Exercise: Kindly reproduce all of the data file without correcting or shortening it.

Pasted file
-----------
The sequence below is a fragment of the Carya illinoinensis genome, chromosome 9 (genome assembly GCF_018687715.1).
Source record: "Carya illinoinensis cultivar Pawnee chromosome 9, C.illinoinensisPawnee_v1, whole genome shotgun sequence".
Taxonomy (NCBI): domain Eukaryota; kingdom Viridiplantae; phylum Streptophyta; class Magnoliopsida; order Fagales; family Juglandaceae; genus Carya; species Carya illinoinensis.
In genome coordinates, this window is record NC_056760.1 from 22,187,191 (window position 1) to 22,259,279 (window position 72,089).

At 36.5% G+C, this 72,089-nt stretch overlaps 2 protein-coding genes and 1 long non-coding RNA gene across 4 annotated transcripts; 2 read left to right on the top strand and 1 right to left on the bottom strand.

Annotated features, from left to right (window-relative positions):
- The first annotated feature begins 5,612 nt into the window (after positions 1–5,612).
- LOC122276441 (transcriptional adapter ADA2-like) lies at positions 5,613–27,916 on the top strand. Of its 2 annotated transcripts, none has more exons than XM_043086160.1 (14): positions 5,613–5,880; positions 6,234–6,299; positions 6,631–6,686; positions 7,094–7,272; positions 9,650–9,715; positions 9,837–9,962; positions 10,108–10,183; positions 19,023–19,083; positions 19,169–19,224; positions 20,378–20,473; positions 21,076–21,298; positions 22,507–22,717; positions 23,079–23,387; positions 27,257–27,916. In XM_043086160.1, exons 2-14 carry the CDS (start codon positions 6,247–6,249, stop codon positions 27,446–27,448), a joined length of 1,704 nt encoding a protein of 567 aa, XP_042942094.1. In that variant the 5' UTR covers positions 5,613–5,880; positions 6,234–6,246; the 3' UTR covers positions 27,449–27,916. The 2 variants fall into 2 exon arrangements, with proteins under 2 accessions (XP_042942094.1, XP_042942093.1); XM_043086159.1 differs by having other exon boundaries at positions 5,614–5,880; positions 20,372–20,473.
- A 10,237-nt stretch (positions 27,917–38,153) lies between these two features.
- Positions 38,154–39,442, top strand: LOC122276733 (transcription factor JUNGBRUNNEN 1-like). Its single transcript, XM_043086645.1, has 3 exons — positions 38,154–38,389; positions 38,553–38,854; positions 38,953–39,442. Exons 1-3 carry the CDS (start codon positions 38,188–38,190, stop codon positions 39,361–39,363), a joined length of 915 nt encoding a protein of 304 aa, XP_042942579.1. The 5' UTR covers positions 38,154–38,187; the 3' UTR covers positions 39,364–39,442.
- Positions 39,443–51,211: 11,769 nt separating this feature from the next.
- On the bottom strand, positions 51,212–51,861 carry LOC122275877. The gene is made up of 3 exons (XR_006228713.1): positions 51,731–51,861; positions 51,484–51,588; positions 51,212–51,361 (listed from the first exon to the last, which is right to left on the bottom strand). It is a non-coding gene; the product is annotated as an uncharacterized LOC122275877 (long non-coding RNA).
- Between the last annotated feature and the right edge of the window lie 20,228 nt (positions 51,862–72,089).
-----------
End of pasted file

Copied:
The sequence below is a fragment of the Carya illinoinensis genome, chromosome 9 (genome assembly GCF_018687715.1).
Source record: "Carya illinoinensis cultivar Pawnee chromosome 9, C.illinoinensisPawnee_v1, whole genome shotgun sequence".
Taxonomy (NCBI): domain Eukaryota; kingdom Viridiplantae; phylum Streptophyta; class Magnoliopsida; order Fagales; family Juglandaceae; genus Carya; species Carya illinoinensis.
In genome coordinates, this window is record NC_056760.1 from 22,187,191 (window position 1) to 22,259,279 (window position 72,089).

At 36.5% G+C, this 72,089-nt stretch overlaps 2 protein-coding genes and 1 long non-coding RNA gene across 4 annotated transcripts; 2 read left to right on the top strand and 1 right to left on the bottom strand.

Annotated features, from left to right (window-relative positions):
- The first annotated feature begins 5,612 nt into the window (after positions 1–5,612).
- LOC122276441 (transcriptional adapter ADA2-like) lies at positions 5,613–27,916 on the top strand. Of its 2 annotated transcripts, none has more exons than XM_043086160.1 (14): positions 5,613–5,880; positions 6,234–6,299; positions 6,631–6,686; positions 7,094–7,272; positions 9,650–9,715; positions 9,837–9,962; positions 10,108–10,183; positions 19,023–19,083; positions 19,169–19,224; positions 20,378–20,473; positions 21,076–21,298; positions 22,507–22,717; positions 23,079–23,387; positions 27,257–27,916. In XM_043086160.1, exons 2-14 carry the CDS (start codon positions 6,247–6,249, stop codon positions 27,446–27,448), a joined length of 1,704 nt encoding a protein of 567 aa, XP_042942094.1. In that variant the 5' UTR covers positions 5,613–5,880; positions 6,234–6,246; the 3' UTR covers positions 27,449–27,916. The 2 variants fall into 2 exon arrangements, with proteins under 2 accessions (XP_042942094.1, XP_042942093.1); XM_043086159.1 differs by having other exon boundaries at positions 5,614–5,880; positions 20,372–20,473.
- A 10,237-nt stretch (positions 27,917–38,153) lies between these two features.
- Positions 38,154–39,442, top strand: LOC122276733 (transcription factor JUNGBRUNNEN 1-like). Its single transcript, XM_043086645.1, has 3 exons — positions 38,154–38,389; positions 38,553–38,854; positions 38,953–39,442. Exons 1-3 carry the CDS (start codon positions 38,188–38,190, stop codon positions 39,361–39,363), a joined length of 915 nt encoding a protein of 304 aa, XP_042942579.1. The 5' UTR covers positions 38,154–38,187; the 3' UTR covers positions 39,364–39,442.
- Positions 39,443–51,211: 11,769 nt separating this feature from the next.
- On the bottom strand, positions 51,212–51,861 carry LOC122275877. The gene is made up of 3 exons (XR_006228713.1): positions 51,731–51,861; positions 51,484–51,588; positions 51,212–51,361 (listed from the first exon to the last, which is right to left on the bottom strand). It is a non-coding gene; the product is annotated as an uncharacterized LOC122275877 (long non-coding RNA).
- Between the last annotated feature and the right edge of the window lie 20,228 nt (positions 51,862–72,089).